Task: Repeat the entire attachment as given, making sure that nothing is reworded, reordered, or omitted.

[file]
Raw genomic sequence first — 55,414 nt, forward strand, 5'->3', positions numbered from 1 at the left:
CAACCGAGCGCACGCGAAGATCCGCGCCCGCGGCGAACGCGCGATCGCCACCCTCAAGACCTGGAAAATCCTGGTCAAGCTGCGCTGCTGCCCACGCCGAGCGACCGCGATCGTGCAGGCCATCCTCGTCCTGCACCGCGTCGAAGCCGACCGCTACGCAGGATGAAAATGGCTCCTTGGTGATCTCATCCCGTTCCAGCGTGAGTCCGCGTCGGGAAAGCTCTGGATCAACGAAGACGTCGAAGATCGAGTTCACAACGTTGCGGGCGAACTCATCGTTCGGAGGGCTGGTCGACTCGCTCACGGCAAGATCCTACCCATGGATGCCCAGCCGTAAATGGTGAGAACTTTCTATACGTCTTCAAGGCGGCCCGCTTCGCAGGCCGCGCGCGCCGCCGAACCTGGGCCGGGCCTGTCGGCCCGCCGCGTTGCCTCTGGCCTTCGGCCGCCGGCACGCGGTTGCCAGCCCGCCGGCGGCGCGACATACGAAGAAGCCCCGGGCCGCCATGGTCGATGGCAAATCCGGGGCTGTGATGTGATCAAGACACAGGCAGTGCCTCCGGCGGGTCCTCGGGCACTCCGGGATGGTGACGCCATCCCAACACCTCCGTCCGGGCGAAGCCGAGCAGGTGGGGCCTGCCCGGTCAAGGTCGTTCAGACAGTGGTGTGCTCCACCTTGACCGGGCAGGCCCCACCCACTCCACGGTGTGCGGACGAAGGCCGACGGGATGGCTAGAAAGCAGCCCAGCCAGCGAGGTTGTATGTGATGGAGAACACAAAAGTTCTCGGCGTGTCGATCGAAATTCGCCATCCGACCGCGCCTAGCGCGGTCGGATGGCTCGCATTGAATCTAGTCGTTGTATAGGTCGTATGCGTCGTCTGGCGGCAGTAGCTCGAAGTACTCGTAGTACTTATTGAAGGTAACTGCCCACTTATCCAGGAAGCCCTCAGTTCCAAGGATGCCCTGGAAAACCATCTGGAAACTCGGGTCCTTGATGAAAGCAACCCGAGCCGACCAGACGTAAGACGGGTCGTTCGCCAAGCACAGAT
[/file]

Raw genomic sequence first — 55,414 nt, forward strand, 5'->3', positions numbered from 1 at the left:
CAACCGAGCGCACGCGAAGATCCGCGCCCGCGGCGAACGCGCGATCGCCACCCTCAAGACCTGGAAAATCCTGGTCAAGCTGCGCTGCTGCCCACGCCGAGCGACCGCGATCGTGCAGGCCATCCTCGTCCTGCACCGCGTCGAAGCCGACCGCTACGCAGGATGAAAATGGCTCCTTGGTGATCTCATCCCGTTCCAGCGTGAGTCCGCGTCGGGAAAGCTCTGGATCAACGAAGACGTCGAAGATCGAGTTCACAACGTTGCGGGCGAACTCATCGTTCGGAGGGCTGGTCGACTCGCTCACGGCAAGATCCTACCCATGGATGCCCAGCCGTAAATGGTGAGAACTTTCTATACGTCTTCAAGGCGGCCCGCTTCGCAGGCCGCGCGCGCCGCCGAACCTGGGCCGGGCCTGTCGGCCCGCCGCGTTGCCTCTGGCCTTCGGCCGCCGGCACGCGGTTGCCAGCCCGCCGGCGGCGCGACATACGAAGAAGCCCCGGGCCGCCATGGTCGATGGCAAATCCGGGGCTGTGATGTGATCAAGACACAGGCAGTGCCTCCGGCGGGTCCTCGGGCACTCCGGGATGGTGACGCCATCCCAACACCTCCGTCCGGGCGAAGCCGAGCAGGTGGGGCCTGCCCGGTCAAGGTCGTTCAGACAGTGGTGTGCTCCACCTTGACCGGGCAGGCCCCACCCACTCCACGGTGTGCGGACGAAGGCCGACGGGATGGCTAGAAAGCAGCCCAGCCAGCGAGGTTGTATGTGATGGAGAACACAAAAGTTCTCGGCGTGTCGATCGAAATTCGCCATCCGACCGCGCCTAGCGCGGTCGGATGGCTCGCATTGAATCTAGTCGTTGTATAGGTCGTATGCGTCGTCTGGCGGCAGTAGCTCGAAGTACTCGTAGTACTTATTGAAGGTAACTGCCCACTTATCCAGGAAGCCCTCAGTTCCAAGGATGCCCTGGAAAACCATCTGGAAACTCGGGTCCTTGATGAAAGCAACCCGAGCCGACCAGACGTAAGACGGGTCGTTCGCCAAGCACAGAT